Lucy Vickery

Paradise Lost in four lines

'The Blind Milton Dictating Paradise Lost to His Daughters', 1878, by Mihaly Munkacsy [Granger/Shutterstock]

In Competition No. 3163 you were invited to submit well-known poems encapsulated in four lines.

Now that the internet has all but destroyed our attention spans, who has the mental wherewithal to plough through Paradise Lost or The Faerie Queene?

Well, thanks to the cracking four-liners below, you don’t have to. Props to David Harris, who boiled all of Shakespeare’s sonnets down to a single quatrain, and to -Philip Roe’s impressively pithy two-line version of that charmer Marvell’s ‘To His Coy Mistress’: ‘We’ll soon be dead/ So come to bed’. Honourable mentions go to unlucky runners–up Martin Brinkworth, Richard Woods, Neil Crockford, Bill Morris, Brian Miller, Penelope Mackie, and Richard Spencer. The winners are rewarded with £8 each.

It’s distressing me, Dad,That you’ll shortly be dead,Yet refuse to get mad.Don’t just lie there in bed.Chris O’Carroll/‘Do not go gentle into that good night’

Train stopped.Wonder why.Nothing happened.Nice sky.Dorothy Pope/‘Adlestrop’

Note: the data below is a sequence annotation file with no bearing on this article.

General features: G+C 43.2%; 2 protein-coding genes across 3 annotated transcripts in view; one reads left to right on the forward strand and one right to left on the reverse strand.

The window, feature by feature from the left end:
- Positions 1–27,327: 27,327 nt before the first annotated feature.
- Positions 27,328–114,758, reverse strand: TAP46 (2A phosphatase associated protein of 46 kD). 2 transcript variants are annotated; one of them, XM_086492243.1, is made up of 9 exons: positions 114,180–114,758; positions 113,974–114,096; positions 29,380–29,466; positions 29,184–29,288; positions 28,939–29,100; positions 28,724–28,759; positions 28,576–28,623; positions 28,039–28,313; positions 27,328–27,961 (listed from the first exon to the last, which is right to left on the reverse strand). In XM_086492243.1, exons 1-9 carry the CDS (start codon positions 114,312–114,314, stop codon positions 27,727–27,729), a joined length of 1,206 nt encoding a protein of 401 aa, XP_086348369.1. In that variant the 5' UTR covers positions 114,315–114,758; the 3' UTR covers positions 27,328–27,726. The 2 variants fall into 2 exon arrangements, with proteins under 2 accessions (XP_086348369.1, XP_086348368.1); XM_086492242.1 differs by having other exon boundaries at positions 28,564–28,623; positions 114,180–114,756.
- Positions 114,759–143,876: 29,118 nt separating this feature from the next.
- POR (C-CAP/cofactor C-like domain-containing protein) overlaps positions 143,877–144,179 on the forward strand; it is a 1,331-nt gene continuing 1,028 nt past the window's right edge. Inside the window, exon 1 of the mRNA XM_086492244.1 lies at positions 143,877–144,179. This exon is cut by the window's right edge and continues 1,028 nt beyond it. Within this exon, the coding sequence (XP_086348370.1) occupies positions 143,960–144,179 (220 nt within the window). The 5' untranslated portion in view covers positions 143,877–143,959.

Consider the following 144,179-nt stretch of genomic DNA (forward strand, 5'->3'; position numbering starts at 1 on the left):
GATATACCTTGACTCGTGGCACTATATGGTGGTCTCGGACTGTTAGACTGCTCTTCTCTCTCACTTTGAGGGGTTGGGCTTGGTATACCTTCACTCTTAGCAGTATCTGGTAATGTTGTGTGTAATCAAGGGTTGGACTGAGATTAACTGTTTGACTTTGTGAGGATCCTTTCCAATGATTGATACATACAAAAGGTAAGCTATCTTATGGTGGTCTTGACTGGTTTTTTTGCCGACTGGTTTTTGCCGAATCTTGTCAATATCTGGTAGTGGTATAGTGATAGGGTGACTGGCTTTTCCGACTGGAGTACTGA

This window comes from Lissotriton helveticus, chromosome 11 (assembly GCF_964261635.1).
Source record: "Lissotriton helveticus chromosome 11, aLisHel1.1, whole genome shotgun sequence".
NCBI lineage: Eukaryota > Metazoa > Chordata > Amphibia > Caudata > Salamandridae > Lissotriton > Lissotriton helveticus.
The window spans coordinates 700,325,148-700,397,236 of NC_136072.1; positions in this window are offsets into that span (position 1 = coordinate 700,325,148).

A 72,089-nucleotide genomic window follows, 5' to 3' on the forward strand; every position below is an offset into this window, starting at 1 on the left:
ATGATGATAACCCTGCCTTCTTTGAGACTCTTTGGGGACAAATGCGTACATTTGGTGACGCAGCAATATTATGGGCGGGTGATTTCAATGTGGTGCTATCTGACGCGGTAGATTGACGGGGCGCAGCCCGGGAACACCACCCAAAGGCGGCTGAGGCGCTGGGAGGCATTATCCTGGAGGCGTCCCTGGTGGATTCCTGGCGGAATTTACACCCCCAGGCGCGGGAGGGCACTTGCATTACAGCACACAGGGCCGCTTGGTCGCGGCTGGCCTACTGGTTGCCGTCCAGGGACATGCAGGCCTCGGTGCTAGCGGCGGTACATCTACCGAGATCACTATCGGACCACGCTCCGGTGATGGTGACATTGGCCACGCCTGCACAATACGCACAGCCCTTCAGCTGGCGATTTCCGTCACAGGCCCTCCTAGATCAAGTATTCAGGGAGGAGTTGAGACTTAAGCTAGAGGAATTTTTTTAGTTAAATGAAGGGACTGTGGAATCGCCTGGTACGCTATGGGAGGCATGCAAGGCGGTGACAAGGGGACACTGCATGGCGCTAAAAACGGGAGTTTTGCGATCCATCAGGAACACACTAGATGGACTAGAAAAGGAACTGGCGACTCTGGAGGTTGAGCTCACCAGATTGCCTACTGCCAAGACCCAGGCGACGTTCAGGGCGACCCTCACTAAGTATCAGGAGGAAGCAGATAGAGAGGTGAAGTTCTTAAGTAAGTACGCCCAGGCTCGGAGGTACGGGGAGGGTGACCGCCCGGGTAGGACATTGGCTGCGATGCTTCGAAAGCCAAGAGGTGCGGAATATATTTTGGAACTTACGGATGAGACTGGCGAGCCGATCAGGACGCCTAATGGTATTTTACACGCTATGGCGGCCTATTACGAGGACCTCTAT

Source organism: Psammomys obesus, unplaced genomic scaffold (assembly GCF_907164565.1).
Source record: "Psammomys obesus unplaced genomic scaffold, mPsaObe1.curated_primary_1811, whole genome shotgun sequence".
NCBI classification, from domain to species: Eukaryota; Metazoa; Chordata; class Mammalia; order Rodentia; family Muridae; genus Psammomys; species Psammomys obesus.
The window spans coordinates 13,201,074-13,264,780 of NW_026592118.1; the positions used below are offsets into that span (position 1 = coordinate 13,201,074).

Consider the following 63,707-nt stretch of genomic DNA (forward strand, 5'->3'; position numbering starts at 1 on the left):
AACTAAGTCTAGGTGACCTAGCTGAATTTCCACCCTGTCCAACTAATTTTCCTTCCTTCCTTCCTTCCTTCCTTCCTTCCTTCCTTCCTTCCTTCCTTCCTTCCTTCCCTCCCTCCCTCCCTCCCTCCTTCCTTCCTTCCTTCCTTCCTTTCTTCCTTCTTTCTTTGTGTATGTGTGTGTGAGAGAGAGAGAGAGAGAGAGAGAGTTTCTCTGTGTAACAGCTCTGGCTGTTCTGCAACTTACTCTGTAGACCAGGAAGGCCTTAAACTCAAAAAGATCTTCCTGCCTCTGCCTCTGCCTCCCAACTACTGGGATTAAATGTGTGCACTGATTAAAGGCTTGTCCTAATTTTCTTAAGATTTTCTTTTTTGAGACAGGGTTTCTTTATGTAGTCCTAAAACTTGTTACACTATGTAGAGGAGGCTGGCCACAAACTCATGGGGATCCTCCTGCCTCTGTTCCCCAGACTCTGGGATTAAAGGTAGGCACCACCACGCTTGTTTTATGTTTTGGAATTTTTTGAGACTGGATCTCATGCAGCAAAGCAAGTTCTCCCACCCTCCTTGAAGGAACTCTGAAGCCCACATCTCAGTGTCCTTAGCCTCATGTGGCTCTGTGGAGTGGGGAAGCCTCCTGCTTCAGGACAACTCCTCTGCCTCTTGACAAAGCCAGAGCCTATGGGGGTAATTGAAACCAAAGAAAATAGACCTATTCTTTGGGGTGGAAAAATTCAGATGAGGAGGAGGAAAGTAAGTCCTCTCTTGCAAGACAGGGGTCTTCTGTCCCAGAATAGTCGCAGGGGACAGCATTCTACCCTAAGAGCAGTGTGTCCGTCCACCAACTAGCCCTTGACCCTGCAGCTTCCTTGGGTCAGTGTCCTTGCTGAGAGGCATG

Satan found himself in hell —Eve and Adam also fell —Good gone bad got even worse —Milton wrote too much blank verse —Jane Blanchard/Paradise Lost

foreplay(more play)errings, ummings(and cummings)Martin Parker/‘may i feel said he’

Play cricket with a schoolboy heartThat’s true. Learn thus to play your partIn warfare. It’s another sortOf hardy British schoolboy sport.Ossie Jay/‘Vitaï Lampada’

Here scenes of Attic life are set, Their sounds made silent, movements still;Folk once alive seem living yet:What has true beauty always will.W.J. Webster/‘Ode on a Grecian Urn’

It’s autumn, all fruitful and oozing,There are vines, nuts, and cider for boozing;Noise from gnats, lambs and crickets then followsAnd it ends with a robin and swallows.Jerome Betts/ ‘Ode to Autumn’

All gods die inescapablyAs presents become pasts.Shun dreams of immortality;Cherish what never lasts.Basil Ransome-Davies/‘Sunday Morning’

A blackbird sang us on a trailthrough bramble woods uncharted,round heaving groaners under sail,and right back where we started.Nick MacKinnon/Four Quartets

A lover, a ‘great’ one — or so he insists,All the loves of his life in this poem he lists,A list that’s so long you’ll undoubtedly curseAnd want it condensed into one four-line verse.Alan

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